Personal care providers top the list of careers with high rates of depression. In one study nearly 11% of people in this field reported a bout of major depression in the past year. The rate in the general population is about 7%.
The stress of caring for people, many of whom are sick or disabled, coupled with the fact that few personal care providers receive positive reinforcement for their work.
Christopher Willard, clinical psychologist from Tufts University, was quoted on health.com as saying “[Care recipients] are often incapable of expressing gratitude or appreciation because they are too ill or two young or just aren’t in the habit of it.”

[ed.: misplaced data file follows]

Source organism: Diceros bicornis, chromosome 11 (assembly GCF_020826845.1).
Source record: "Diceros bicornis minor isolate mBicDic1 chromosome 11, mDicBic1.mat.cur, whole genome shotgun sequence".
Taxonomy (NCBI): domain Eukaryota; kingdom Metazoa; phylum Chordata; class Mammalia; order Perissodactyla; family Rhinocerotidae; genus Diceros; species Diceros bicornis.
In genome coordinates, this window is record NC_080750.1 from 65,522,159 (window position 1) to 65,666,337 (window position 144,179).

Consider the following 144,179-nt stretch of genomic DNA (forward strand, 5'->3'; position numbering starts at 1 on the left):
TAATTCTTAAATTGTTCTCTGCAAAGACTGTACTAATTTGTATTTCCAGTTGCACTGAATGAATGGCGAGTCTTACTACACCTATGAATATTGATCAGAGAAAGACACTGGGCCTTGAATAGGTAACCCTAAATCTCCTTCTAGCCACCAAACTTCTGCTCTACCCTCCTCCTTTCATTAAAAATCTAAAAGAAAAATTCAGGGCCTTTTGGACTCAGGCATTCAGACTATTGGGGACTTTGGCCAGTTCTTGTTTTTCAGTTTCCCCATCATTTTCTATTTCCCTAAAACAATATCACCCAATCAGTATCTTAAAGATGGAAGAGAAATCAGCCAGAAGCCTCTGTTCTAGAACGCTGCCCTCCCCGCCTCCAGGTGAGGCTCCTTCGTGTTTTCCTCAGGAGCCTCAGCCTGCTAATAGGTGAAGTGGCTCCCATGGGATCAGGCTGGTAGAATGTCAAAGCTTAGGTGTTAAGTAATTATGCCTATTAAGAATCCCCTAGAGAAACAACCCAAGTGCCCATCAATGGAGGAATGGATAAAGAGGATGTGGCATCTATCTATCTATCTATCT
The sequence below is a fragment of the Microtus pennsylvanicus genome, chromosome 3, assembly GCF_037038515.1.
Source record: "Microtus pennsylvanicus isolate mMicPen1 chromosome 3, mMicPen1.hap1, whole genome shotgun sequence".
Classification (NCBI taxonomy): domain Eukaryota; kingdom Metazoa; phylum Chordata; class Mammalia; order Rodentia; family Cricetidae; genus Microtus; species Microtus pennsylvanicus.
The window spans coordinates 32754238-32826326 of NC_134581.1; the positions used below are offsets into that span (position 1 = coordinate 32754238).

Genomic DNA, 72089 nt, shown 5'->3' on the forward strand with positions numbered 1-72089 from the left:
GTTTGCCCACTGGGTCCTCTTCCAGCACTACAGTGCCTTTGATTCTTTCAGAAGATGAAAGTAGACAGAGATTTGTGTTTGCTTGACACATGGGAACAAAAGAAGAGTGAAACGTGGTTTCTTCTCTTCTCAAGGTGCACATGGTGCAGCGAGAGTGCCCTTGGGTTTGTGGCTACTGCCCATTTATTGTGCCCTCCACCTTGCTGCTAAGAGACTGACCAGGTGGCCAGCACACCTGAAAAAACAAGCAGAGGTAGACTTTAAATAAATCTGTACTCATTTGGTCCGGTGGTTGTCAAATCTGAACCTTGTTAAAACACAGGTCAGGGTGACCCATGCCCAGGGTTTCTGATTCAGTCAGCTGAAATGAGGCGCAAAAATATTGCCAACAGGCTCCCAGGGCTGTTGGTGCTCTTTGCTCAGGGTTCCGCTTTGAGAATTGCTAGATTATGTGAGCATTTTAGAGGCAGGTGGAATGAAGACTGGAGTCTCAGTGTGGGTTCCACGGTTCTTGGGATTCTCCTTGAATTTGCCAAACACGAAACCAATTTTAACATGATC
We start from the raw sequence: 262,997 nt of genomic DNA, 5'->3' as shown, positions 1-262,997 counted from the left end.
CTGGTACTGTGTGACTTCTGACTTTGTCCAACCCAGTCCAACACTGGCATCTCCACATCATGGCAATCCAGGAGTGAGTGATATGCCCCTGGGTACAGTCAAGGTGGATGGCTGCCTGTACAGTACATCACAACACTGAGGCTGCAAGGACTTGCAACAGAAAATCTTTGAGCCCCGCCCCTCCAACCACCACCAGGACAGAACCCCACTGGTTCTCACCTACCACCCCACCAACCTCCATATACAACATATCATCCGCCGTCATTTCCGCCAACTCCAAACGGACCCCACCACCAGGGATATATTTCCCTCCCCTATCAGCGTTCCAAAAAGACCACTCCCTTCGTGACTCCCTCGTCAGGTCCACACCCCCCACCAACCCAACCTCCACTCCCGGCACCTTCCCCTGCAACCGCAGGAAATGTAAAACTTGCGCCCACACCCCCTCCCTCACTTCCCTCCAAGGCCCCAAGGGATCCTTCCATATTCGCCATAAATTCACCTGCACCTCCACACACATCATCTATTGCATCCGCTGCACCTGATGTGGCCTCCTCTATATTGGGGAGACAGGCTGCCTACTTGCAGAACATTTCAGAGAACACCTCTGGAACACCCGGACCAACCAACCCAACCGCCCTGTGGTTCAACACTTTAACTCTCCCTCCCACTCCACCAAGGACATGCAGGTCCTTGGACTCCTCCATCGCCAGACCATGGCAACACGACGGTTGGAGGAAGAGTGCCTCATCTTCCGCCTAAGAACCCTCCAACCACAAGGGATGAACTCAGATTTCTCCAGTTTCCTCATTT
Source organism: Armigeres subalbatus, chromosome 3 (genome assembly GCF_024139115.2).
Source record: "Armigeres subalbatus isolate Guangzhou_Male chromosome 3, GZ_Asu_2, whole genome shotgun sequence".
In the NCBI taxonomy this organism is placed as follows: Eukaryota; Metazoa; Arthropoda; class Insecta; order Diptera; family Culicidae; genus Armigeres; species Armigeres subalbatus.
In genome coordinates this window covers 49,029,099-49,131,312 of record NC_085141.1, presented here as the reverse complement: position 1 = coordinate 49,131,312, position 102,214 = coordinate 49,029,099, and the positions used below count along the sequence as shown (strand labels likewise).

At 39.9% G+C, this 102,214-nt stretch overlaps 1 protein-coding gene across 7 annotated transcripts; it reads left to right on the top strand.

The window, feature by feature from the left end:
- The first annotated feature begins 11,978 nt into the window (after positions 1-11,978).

Of the 21 major job categories in the study, personal care providers ranked highest among full-time workers who are most likely to report an episode of major depression in a year.
Ranked #4 was health care professionals including doctors, nurses and therapists.
The only individuals reporting more bouts of depression based on career were unemployed individuals at about 13%.
Here’s the full top 10 list of careers with high rates of depression:
- Personal care providers
- food service staff
- social workers
- healthcare workers
- artists, entertainers, and writers
- administrative support staff
- maintenance workers and groundskeepers
- financial advisors and accountants